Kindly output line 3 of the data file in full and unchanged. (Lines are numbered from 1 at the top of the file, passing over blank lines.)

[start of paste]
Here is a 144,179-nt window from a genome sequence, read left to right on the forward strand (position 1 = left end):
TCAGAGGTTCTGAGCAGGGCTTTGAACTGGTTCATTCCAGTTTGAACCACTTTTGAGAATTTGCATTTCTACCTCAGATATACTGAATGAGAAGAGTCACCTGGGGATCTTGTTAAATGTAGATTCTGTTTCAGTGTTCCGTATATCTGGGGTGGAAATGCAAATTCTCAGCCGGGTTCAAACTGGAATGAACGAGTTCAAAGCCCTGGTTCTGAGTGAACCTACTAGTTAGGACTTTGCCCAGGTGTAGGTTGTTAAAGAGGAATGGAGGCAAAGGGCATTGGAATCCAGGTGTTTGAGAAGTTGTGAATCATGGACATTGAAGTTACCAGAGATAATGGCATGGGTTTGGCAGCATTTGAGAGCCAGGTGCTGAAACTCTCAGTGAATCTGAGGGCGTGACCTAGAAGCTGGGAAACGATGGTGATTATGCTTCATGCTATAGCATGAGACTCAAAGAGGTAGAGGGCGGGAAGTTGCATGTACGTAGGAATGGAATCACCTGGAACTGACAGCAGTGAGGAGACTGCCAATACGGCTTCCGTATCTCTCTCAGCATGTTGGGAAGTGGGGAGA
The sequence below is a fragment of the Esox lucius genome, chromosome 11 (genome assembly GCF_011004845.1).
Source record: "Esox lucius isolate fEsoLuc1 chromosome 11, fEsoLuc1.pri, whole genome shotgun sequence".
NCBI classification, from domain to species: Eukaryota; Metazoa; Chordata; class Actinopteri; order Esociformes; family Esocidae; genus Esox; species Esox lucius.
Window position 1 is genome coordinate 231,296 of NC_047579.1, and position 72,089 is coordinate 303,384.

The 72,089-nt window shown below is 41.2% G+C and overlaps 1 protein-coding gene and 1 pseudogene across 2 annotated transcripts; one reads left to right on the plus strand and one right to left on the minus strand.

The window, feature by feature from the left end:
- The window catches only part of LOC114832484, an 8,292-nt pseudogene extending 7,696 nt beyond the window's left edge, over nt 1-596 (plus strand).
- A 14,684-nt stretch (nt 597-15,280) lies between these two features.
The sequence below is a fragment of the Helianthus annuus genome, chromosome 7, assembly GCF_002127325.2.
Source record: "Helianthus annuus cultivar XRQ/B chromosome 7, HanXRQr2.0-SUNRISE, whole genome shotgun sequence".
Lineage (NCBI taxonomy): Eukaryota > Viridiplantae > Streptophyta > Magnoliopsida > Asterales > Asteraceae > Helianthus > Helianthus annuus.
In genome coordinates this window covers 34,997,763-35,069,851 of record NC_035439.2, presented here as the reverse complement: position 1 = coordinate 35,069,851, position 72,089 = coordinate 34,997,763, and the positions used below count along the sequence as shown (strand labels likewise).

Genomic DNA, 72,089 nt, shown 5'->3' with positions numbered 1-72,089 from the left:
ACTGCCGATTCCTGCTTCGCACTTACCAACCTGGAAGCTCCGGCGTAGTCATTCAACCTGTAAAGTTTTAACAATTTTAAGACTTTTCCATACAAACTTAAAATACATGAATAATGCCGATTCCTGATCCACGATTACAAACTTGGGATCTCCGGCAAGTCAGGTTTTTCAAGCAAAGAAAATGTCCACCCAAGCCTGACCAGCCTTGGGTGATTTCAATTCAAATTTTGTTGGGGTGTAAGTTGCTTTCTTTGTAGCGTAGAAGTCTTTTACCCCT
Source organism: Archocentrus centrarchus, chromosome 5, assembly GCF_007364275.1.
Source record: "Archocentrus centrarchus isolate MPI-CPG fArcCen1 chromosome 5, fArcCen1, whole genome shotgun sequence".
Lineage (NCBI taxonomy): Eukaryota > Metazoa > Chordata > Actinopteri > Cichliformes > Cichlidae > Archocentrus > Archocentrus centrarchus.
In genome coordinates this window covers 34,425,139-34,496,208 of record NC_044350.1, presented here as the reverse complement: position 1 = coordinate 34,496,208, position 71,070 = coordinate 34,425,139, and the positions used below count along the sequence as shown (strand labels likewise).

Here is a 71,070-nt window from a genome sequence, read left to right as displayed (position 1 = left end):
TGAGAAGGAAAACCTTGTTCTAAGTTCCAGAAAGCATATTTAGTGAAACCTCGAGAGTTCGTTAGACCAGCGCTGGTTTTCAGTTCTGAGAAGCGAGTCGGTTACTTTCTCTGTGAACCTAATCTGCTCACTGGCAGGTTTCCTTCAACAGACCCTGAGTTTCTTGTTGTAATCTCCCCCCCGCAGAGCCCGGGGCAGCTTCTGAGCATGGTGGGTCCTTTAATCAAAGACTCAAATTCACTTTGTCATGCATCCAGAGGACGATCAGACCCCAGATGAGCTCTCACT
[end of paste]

The sequence below is a fragment of the Esox lucius genome, chromosome 11 (genome assembly GCF_011004845.1).